Brexit at Easter

This morning I heard that David Davis, the UK Brexit Secretary, in an interview with Newsnight broadcast on 14 March, had passed off the potential problems associated with a reduced transition period for the UK assuming that it ends up leaving the European Union.

“So one of the big crunch issues on the transition – or the implementation period – is that the EU says it should end at the end of December 2020; the UK is saying it should be around 2 years – so that would be March 2021. Are you gonna [sic] compromise on that?”

“… That is more important to me than a few months either way. So I’m not bothered too much about the question of whether it is Christmas 2020 or Easter 2021.”

In a turn of phrase that I found odd, he had referred to the difference between ending the transition period at Christmas rather than Easter, where (as far as I could work out), the original statement had been phrased in terms of ending in December 2019 or in March 2020.

Admittedly, of course, Christmas is in December (at least in the UK), and March is a relatively common time for Easter (again, in the UK). But my personal immediate reaction when thinking of Christmas is actually of a prolonged, slightly vague period of time in December; to a far larger degree, Easter is vague.

In fact I have long believed, as I imagine most people have, that Easter Sunday is the first Sunday after the first full moon after the vernal equinox. In 2020, this means (I think) that it’s 12 April. But on reading further, it seems that while that is roughly correct, it might not be entirely so.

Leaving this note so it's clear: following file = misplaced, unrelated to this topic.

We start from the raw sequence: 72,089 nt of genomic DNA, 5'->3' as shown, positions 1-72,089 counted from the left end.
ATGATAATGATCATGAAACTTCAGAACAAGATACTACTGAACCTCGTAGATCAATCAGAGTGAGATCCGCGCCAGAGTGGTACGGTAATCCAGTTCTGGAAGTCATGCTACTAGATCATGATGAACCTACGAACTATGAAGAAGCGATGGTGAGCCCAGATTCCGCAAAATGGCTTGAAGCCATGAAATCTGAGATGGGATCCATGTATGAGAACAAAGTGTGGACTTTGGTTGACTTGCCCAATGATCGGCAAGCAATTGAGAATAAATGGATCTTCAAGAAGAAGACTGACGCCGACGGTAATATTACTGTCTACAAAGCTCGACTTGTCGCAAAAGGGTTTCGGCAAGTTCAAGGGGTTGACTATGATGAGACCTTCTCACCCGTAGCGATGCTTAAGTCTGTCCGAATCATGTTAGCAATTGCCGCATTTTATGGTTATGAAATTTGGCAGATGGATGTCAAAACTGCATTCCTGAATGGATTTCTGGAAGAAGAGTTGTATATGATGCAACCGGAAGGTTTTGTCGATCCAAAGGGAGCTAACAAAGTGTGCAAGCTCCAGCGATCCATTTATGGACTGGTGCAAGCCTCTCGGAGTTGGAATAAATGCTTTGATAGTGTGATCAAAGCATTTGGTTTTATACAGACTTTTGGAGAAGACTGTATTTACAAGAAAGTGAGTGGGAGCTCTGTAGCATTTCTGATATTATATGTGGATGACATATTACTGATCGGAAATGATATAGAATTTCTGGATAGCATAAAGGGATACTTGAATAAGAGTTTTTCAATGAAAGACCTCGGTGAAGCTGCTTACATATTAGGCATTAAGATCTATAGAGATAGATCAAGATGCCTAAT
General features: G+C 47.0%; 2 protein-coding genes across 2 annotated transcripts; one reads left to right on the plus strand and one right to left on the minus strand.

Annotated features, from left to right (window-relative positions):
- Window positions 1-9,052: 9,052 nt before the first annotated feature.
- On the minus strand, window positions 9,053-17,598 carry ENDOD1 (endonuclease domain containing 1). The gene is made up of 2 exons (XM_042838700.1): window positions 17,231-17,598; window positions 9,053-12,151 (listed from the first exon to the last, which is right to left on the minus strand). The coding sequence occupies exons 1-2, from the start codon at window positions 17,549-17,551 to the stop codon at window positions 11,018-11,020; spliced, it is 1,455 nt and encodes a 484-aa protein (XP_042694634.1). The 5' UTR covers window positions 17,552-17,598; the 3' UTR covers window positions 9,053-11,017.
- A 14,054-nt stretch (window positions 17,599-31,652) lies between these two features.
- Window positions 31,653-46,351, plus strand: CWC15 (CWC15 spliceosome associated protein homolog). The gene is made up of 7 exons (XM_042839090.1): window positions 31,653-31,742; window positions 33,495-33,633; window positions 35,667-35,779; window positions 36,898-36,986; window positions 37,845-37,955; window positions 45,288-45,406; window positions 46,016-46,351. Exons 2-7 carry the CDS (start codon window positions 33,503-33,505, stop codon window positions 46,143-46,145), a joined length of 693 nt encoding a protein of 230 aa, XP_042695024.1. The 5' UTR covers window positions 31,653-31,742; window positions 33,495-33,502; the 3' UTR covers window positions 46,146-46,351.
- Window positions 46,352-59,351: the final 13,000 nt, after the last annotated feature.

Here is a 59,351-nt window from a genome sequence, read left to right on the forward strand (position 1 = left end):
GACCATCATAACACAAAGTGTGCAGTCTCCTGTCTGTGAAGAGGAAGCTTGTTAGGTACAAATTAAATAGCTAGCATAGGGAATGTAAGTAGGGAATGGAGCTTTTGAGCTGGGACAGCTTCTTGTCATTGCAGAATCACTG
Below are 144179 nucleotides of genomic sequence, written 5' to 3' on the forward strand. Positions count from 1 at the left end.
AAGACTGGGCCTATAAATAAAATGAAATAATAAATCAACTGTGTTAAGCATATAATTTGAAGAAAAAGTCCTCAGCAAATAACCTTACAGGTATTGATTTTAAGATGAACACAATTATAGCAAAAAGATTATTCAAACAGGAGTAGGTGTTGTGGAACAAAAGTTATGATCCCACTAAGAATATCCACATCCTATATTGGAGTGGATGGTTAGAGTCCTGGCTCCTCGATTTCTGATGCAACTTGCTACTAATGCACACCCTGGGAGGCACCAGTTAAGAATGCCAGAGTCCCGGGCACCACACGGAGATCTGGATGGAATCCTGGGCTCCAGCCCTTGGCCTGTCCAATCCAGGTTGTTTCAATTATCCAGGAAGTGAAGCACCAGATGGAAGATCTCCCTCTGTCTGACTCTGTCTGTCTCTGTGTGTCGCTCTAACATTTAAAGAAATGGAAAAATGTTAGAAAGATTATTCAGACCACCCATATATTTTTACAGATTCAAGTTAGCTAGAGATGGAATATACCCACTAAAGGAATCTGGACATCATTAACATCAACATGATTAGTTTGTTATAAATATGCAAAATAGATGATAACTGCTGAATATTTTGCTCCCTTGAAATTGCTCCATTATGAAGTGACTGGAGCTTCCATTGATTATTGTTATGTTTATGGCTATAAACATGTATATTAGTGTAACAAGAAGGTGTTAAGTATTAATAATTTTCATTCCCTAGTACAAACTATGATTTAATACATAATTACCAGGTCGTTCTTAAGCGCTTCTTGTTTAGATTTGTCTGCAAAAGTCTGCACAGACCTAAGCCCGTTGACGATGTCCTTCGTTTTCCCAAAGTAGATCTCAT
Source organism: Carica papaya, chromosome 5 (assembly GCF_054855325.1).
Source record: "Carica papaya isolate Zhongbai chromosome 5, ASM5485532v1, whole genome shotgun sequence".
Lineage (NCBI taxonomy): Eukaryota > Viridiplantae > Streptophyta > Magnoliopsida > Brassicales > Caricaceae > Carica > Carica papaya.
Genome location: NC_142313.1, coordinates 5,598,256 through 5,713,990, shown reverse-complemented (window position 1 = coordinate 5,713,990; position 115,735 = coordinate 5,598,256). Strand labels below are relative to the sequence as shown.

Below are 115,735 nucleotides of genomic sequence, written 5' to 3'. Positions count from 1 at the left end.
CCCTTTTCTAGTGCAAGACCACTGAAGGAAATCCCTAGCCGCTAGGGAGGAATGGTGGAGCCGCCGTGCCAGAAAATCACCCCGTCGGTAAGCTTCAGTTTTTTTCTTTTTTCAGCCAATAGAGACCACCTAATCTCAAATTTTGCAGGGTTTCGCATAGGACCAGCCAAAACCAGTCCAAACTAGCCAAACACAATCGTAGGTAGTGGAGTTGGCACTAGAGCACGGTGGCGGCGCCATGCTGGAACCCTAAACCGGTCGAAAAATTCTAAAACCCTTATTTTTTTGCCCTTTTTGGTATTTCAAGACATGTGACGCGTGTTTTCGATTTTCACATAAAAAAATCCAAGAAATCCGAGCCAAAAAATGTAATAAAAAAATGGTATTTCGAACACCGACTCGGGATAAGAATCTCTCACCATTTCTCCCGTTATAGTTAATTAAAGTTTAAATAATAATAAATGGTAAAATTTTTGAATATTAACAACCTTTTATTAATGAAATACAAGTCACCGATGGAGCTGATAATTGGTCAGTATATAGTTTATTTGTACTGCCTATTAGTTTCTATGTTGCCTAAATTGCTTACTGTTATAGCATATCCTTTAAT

I have always (well, ever since I discovered the calculation, which, as with most such things, was through Dave Thomas), thought that this was arcane at best, and troublesome at worst.

Now, though, as a grown-up, when a decent part of my life involves planning things around school holidays, I’m even more convinced that having two bank holidays on what are effectively random dates in March or April,  is utterly ridiculous.

Even more oddly, the Easter Act 1928 specified that Easter Sunday (or as written in the Act, “Easter-day”) should fall on the Sunday after the second Saturday in April, which would at least have tidied things up a bit; the Act has never been brought into force, which leads me to believe that no-one in a position of power really cares about this.

So to Brexit … why would David Davis talk about the difference between a transition period ending at Christmas or Easter, rather than in December or April? I can only imagine the reason is to throw general doubt into the mix, to avoid close inspection of the deal. Am I too cynical?

 

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